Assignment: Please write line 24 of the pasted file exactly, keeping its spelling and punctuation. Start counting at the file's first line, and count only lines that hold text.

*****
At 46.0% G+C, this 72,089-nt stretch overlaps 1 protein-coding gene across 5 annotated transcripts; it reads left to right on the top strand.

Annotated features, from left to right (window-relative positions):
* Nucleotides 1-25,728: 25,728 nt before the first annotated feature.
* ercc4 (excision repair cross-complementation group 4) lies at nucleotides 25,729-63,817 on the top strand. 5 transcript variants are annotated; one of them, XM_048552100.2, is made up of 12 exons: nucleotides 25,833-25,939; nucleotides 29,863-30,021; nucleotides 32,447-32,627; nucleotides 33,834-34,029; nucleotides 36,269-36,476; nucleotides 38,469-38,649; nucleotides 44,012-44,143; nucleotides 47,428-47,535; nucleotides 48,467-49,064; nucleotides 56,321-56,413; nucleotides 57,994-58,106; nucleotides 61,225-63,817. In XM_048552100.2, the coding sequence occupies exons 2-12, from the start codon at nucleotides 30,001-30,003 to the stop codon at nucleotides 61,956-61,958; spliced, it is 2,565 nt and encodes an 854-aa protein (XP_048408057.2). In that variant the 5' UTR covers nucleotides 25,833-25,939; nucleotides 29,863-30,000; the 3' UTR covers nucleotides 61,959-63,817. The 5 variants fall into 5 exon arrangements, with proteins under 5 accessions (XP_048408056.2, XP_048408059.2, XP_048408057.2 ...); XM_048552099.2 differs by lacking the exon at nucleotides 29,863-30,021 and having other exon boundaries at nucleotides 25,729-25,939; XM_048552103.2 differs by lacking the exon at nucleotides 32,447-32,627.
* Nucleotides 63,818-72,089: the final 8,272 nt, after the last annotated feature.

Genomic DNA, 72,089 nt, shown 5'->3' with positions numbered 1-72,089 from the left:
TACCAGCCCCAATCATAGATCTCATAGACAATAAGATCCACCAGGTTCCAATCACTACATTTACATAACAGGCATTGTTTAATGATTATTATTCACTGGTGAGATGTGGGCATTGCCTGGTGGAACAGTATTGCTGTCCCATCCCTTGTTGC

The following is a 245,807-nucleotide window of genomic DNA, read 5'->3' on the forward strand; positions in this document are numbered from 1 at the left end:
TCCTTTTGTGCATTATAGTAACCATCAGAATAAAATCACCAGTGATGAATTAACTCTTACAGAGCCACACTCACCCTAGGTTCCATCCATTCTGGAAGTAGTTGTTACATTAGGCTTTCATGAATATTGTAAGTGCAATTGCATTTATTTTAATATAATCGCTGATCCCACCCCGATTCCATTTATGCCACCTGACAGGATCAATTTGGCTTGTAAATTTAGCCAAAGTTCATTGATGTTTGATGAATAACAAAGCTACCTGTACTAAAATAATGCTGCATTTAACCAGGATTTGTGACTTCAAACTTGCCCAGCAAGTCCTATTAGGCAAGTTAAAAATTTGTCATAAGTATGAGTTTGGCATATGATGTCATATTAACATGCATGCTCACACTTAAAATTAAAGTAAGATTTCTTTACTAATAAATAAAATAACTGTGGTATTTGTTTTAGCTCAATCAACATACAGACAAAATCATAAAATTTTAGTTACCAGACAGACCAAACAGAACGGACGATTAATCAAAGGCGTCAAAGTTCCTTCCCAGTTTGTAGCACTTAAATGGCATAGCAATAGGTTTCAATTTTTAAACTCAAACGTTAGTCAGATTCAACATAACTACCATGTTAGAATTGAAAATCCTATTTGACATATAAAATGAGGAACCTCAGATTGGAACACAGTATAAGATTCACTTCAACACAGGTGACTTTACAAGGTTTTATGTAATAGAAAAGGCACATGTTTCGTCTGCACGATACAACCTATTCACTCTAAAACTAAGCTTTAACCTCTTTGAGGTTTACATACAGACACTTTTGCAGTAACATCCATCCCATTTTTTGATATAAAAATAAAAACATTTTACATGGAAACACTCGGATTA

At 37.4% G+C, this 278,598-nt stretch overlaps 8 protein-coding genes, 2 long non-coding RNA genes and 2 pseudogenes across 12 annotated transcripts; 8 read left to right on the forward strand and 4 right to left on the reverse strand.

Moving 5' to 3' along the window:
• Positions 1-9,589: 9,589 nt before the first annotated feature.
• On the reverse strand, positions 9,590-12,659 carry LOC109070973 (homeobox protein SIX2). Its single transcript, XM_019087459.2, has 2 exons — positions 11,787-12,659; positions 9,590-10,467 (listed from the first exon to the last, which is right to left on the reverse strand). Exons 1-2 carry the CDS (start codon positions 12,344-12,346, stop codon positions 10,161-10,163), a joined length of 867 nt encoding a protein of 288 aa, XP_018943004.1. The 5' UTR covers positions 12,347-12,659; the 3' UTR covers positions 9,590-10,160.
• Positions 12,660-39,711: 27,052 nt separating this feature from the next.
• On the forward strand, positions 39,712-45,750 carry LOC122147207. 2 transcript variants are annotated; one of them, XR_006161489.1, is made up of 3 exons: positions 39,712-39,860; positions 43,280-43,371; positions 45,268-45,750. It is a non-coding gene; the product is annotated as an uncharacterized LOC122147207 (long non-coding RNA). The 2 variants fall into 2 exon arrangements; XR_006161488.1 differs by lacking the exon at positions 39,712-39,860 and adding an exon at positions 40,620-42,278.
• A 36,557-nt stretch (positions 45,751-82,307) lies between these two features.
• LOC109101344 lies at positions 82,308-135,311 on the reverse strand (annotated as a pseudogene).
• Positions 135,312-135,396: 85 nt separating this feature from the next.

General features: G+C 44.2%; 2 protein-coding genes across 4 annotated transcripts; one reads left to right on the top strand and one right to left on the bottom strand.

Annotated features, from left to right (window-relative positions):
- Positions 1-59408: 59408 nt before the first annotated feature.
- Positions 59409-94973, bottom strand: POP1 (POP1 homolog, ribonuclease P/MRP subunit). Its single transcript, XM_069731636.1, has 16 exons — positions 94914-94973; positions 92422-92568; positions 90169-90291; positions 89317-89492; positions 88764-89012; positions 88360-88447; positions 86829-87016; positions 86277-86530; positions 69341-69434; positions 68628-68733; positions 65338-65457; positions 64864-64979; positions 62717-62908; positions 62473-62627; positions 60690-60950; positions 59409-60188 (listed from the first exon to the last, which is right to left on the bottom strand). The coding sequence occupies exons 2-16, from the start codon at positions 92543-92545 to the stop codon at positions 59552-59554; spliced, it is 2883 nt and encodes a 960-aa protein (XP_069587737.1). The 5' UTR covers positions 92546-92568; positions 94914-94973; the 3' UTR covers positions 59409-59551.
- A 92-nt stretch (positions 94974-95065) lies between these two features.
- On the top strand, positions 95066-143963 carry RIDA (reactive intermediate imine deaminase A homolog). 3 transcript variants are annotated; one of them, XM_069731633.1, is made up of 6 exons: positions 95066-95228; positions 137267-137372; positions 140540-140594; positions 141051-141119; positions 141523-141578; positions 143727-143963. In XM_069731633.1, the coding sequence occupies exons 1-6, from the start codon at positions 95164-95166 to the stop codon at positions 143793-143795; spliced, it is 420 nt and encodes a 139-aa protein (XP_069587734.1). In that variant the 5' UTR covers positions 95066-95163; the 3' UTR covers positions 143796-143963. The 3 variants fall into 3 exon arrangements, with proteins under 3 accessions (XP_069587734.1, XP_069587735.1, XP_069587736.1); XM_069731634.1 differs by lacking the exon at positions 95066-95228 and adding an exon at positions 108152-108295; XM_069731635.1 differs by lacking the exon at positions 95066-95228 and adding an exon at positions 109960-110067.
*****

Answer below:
- On the top strand, positions 95066-143963 carry RIDA (reactive intermediate imine deaminase A homolog). 3 transcript variants are annotated; one of them, XM_069731633.1, is made up of 6 exons: positions 95066-95228; positions 137267-137372; positions 140540-140594; positions 141051-141119; positions 141523-141578; positions 143727-143963. In XM_069731633.1, the coding sequence occupies exons 1-6, from the start codon at positions 95164-95166 to the stop codon at positions 143793-143795; spliced, it is 420 nt and encodes a 139-aa protein (XP_069587734.1). In that variant the 5' UTR covers positions 95066-95163; the 3' UTR covers positions 143796-143963. The 3 variants fall into 3 exon arrangements, with proteins under 3 accessions (XP_069587734.1, XP_069587735.1, XP_069587736.1); XM_069731634.1 differs by lacking the exon at positions 95066-95228 and adding an exon at positions 108152-108295; XM_069731635.1 differs by lacking the exon at positions 95066-95228 and adding an exon at positions 109960-110067.